132b. I am glad you at last have said something about the country [Maryland] expenses [of chartered ships], as it enables me to tell Buchanan's people that I will not pay them any port charges on the Elizabeth, [Capt] Boog, though the mode of that account is very wrong as you ought always to take the captain's bill or order on me for the amount and express that it is for the port charges on tobacco per such a ship. In that case, the tobacco will be debited to the amount of his bill and that will go to the credit of your account but, as it is, I cannot tell him to charge the people and what I have done is partly guesswork. You will therefore be pleased to transmit me the accounts and express your charge against each ship distinctly that I may pass it to your credit and debit the tobacco. You have enclosed a copy of Capt [James] Buchanan's account which you will be pleased to settle with him so far as transacted in Maryland and take his draught on us here for it, which I will give you credit for and debit the ship. You will be pleased likewise to make up the Kitty & Nelly's account, settle the exchange and send it to me that you may have credit and she be charged. Whatever you advance for Capt Buchanan, be pleased to take his draught on me for it and let him account for the expense of the ship here on settlement. I have taken the liberty of pointing out this mode in order to keep our accounts clear and clever and wish you may attend to them or indeed, if you do not, we shall all be in confusion. I wish you would say something to me about an allowance to the captain in the country and ship's stores. The general rule is £40 for all. I think it too little for a clever fellow. Capt J[ames] Buchanan got a heavier anchor for the Kitty & Nelly so that her old one will do for the new ship and, if I can buy the one that was lost, you will only want a little one; them with the other part of the materials shall come soon.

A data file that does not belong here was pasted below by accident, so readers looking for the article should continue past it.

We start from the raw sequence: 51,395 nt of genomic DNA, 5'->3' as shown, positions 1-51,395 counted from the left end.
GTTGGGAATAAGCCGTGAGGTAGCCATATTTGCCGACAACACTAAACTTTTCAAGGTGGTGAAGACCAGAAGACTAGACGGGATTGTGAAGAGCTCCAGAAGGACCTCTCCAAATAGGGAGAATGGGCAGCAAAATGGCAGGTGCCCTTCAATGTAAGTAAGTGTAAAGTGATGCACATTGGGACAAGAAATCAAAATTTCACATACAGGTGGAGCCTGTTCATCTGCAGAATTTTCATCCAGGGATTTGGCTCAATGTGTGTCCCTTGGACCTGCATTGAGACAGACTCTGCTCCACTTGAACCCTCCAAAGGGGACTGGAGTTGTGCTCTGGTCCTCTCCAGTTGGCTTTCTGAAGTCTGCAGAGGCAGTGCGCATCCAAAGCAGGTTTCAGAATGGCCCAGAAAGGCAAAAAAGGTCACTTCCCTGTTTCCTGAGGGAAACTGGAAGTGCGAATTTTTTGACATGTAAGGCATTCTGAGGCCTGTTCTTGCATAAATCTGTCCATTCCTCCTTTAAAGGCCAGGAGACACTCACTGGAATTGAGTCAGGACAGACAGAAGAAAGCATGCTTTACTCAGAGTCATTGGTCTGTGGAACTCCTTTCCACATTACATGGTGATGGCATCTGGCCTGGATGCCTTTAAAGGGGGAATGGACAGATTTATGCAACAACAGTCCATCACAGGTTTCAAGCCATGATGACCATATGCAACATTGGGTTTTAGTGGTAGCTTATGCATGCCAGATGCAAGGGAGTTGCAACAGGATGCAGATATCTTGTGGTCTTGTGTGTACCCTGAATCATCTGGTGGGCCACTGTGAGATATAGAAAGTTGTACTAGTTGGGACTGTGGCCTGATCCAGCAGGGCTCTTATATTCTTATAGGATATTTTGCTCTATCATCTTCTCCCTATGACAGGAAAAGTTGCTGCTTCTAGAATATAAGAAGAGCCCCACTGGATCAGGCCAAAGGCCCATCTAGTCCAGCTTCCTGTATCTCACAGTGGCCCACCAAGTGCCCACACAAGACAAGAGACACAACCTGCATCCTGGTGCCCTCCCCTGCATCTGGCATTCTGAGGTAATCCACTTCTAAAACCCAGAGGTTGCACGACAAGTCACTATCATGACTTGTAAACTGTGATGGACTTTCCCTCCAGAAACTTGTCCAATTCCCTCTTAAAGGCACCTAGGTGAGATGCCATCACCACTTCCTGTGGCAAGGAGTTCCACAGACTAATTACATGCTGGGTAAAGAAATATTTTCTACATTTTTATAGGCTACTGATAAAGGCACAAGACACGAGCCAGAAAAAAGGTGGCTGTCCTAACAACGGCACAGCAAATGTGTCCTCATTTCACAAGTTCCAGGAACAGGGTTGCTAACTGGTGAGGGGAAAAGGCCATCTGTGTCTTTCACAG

132c. Capt Geo. Buchanan hinted to me yesterday a desire of having a ship constantly in our employ and that he proposed to decline shipbuilding with Archy [Buchanan]. I do with pleasure tell you that he is a very clever, steady fellow and much attached to our interests. Therefore, if you find our interest sufficient to load a ship, I would wish you to seriously consider of it and put one on the stocks for him to load against next year. However, this I leave for your and his consideration when he gets in. But, in case you close with neither him nor Hanrick, I would wish to decline building any more ships for the price will not indemnify the outfit and expense.